Here are 10 big developments in this story:
In the clashes that began at about 12 pm, a pepper spray was used by L Rajagopal of the Congress on other lawmakers. He belongs to the Congress and is opposed to the plans to split Andhra Pradesh. (Track updates)
Three parliamentarians were rushed to hospital after they complained that their eyes were burning. A fourth, K Narayan Rao, was admitted for severe chest pains. (Blog: a reporter's account of today's Lok Sabha violence)
Speaker Meira Kumar then consulted leaders from different parties about what action to take against the offenders. 16 parliamentarians have been suspended.
Gas masks were brought to Parliament when the Lok Sabha reconvened after the violence. After the Speaker listed those suspended, the house was adjourned. (First pepper spray, then gas masks in Parliament)
Venugopal Reddy from the Telugu Desam Party or TDP denied reports that he pulled out a knife in the Lok Sabha. "I pulled a mic, not a knife," he said to NDTV, stressing that he will not apologize. He is opposed to the plans to carve out Telangana as India's 29th state. (Watch: TDP MP denies pulling out knife in Parliament) In the clashes, a computer was flung and broken.
The government says Home Minister Sushil Kumar Shinde introduced the Telangana bill before the clashes erupted, but the BJP refuted it.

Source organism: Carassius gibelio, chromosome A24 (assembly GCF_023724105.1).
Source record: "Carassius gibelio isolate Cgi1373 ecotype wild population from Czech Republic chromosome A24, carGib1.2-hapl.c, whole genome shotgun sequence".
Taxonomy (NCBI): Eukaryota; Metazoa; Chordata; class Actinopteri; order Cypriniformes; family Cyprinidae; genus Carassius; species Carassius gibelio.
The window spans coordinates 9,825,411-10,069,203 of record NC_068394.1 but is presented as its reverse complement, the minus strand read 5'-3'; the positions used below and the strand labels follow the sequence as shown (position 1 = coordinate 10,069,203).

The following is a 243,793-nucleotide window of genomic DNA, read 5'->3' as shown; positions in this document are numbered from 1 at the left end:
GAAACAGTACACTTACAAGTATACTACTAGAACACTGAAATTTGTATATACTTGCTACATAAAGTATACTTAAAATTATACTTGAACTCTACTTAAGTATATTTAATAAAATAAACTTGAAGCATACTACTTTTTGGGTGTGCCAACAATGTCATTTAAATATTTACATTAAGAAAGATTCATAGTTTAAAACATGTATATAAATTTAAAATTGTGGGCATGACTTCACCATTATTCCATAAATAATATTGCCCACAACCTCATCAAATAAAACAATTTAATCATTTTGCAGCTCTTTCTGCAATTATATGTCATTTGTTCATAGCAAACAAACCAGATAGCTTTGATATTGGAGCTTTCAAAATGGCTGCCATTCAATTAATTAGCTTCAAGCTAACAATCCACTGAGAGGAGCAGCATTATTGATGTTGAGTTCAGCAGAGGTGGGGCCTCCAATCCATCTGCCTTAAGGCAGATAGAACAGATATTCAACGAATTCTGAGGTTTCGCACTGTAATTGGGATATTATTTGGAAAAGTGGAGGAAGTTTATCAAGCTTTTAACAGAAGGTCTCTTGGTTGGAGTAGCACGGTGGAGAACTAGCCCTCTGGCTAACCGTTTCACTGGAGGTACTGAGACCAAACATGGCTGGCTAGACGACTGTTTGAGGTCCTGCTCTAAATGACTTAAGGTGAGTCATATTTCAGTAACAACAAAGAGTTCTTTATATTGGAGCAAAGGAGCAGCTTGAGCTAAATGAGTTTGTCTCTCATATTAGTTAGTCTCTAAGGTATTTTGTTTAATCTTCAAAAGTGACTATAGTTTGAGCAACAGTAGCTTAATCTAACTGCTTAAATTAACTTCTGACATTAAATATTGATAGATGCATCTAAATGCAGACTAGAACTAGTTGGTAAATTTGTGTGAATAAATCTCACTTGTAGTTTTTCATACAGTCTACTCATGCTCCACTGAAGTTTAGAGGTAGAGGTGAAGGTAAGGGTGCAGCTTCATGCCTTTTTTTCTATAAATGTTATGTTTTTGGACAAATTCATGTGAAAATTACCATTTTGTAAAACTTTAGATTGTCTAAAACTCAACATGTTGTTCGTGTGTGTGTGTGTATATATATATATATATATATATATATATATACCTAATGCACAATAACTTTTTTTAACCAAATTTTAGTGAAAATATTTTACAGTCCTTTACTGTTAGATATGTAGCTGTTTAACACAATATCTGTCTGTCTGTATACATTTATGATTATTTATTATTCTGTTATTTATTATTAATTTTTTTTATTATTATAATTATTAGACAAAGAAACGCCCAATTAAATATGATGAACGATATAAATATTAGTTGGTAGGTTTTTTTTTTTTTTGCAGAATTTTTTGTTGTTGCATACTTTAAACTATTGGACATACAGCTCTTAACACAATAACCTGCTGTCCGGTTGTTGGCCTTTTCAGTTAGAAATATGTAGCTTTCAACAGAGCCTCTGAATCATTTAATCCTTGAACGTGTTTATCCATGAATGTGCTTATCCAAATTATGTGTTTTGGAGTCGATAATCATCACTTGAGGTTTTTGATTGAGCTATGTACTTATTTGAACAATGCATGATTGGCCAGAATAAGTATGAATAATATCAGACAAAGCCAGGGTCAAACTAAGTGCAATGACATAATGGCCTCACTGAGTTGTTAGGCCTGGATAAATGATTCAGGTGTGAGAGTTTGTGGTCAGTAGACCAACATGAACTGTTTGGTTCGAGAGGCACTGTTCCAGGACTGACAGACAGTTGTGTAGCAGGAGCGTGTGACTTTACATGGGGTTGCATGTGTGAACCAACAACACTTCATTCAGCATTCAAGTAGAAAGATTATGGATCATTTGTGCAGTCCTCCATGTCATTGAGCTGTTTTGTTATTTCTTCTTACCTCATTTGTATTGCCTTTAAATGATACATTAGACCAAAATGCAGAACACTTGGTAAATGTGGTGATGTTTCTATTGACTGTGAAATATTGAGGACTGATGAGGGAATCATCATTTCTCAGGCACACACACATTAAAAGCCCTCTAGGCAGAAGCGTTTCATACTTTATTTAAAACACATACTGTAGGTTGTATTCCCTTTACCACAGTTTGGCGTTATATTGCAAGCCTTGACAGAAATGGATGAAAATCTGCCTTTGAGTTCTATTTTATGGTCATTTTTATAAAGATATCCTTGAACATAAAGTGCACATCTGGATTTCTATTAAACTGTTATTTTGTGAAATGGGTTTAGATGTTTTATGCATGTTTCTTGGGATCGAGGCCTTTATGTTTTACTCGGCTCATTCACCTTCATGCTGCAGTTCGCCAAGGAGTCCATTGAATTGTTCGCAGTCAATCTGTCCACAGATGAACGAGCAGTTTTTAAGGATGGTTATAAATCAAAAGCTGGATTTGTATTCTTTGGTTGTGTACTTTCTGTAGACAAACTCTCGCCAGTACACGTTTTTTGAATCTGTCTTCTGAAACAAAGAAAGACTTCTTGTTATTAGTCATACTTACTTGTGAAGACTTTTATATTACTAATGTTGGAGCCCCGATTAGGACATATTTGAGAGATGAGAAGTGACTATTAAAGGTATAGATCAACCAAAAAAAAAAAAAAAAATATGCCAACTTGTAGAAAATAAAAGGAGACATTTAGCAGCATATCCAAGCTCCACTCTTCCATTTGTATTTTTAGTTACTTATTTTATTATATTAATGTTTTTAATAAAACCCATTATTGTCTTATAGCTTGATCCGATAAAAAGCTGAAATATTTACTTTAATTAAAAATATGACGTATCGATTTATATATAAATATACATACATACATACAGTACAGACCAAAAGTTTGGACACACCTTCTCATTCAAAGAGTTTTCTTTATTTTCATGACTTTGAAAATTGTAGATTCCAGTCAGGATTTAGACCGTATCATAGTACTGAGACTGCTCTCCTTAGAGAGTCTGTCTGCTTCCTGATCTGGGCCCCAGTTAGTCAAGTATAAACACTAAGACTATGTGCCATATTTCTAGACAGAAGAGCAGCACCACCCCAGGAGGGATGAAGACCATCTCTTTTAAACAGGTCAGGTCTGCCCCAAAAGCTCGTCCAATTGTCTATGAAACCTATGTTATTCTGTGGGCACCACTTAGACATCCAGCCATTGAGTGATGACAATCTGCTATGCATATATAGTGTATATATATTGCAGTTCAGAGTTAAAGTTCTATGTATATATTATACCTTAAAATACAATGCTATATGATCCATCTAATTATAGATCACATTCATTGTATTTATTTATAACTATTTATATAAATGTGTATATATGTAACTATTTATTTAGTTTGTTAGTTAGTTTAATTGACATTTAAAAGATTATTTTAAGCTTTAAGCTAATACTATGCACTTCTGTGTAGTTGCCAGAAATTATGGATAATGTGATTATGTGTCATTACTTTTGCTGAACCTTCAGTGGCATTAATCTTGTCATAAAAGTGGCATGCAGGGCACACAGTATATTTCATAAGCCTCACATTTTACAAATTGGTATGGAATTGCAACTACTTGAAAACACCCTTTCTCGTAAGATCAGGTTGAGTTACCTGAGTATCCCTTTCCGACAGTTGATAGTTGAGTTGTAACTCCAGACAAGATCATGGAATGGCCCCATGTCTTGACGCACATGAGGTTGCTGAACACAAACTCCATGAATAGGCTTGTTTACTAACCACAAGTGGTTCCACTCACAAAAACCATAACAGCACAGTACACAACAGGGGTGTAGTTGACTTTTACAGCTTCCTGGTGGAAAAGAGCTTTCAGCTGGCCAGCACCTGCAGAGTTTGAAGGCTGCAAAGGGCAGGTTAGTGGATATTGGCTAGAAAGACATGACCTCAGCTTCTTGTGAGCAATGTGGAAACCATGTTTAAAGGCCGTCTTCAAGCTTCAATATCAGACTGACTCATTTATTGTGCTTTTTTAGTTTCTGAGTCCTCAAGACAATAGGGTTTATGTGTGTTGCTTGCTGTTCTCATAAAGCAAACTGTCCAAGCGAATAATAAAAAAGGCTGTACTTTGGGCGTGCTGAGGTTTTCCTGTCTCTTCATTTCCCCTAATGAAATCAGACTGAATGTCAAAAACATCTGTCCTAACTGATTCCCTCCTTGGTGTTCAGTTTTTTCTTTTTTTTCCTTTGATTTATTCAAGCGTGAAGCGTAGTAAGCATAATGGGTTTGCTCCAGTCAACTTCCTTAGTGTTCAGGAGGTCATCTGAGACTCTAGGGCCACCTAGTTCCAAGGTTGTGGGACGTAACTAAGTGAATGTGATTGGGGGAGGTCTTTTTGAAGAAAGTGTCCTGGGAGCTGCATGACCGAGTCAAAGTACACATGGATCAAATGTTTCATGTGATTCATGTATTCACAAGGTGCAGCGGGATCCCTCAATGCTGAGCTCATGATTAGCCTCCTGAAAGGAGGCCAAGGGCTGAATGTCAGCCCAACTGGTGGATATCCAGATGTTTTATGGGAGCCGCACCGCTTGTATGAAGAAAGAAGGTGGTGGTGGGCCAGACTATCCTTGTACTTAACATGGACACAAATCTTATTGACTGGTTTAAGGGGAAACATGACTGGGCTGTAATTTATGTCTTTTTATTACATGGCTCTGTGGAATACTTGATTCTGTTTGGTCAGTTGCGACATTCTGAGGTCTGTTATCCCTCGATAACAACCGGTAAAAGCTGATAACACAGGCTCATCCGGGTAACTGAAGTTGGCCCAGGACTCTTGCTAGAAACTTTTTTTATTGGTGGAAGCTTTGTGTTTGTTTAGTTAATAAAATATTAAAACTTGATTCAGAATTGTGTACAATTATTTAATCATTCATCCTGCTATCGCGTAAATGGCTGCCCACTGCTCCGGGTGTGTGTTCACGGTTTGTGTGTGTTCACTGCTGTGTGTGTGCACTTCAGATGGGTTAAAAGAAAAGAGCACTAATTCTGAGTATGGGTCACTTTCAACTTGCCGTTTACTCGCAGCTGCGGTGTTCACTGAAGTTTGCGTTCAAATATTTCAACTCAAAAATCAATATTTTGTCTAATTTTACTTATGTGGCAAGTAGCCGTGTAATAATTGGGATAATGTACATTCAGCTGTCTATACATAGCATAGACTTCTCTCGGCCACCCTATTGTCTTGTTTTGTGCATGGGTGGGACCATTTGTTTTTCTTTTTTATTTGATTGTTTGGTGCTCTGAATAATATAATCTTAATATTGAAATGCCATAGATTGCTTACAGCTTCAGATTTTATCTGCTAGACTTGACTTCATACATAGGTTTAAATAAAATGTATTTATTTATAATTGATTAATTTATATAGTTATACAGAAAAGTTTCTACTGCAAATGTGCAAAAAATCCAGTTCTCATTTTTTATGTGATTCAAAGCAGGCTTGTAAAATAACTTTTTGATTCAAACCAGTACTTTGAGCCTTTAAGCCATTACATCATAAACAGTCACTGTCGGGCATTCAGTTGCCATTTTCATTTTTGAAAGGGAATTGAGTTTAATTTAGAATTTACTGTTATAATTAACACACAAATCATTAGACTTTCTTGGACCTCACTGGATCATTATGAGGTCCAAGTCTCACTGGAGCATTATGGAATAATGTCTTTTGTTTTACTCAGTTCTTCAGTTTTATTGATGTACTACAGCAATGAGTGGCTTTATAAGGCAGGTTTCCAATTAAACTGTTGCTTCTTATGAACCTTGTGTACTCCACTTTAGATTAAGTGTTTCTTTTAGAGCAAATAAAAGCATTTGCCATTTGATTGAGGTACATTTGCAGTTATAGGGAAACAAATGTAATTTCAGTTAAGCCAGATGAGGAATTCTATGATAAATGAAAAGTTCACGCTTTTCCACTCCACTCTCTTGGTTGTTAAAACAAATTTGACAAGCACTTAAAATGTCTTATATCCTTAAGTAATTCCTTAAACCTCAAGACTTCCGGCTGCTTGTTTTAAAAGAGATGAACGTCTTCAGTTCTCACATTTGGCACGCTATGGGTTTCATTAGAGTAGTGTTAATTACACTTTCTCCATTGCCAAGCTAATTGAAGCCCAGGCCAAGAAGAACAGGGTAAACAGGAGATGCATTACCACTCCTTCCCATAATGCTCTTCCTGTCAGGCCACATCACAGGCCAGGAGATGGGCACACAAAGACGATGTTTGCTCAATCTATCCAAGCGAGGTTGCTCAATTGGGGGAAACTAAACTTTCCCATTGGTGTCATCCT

Daily protests over the plans to split Andhra Pradesh have paralyzed this session of Parliament which began on Feb 5 and ends on the 21st. ('This is terrorising parliamentary democracy': reactions)
Yesterday, the Prime Minister said of the disruptions, many of which have seen vandalism, "My heart bleeds to see what is happening in the House."
The government is determined to push the Telangana plan through Parliament in this session so that it can profit with voters in the region in the national election, due by May. Leaders from the non-Telangana regions are vehemently opposed to the plan to downsize Andhra Pradesh.
The main opposition party, the BJP, has said it is likely to support the bill but the government must ensure that Parliament is orderly and is able to debate the proposal.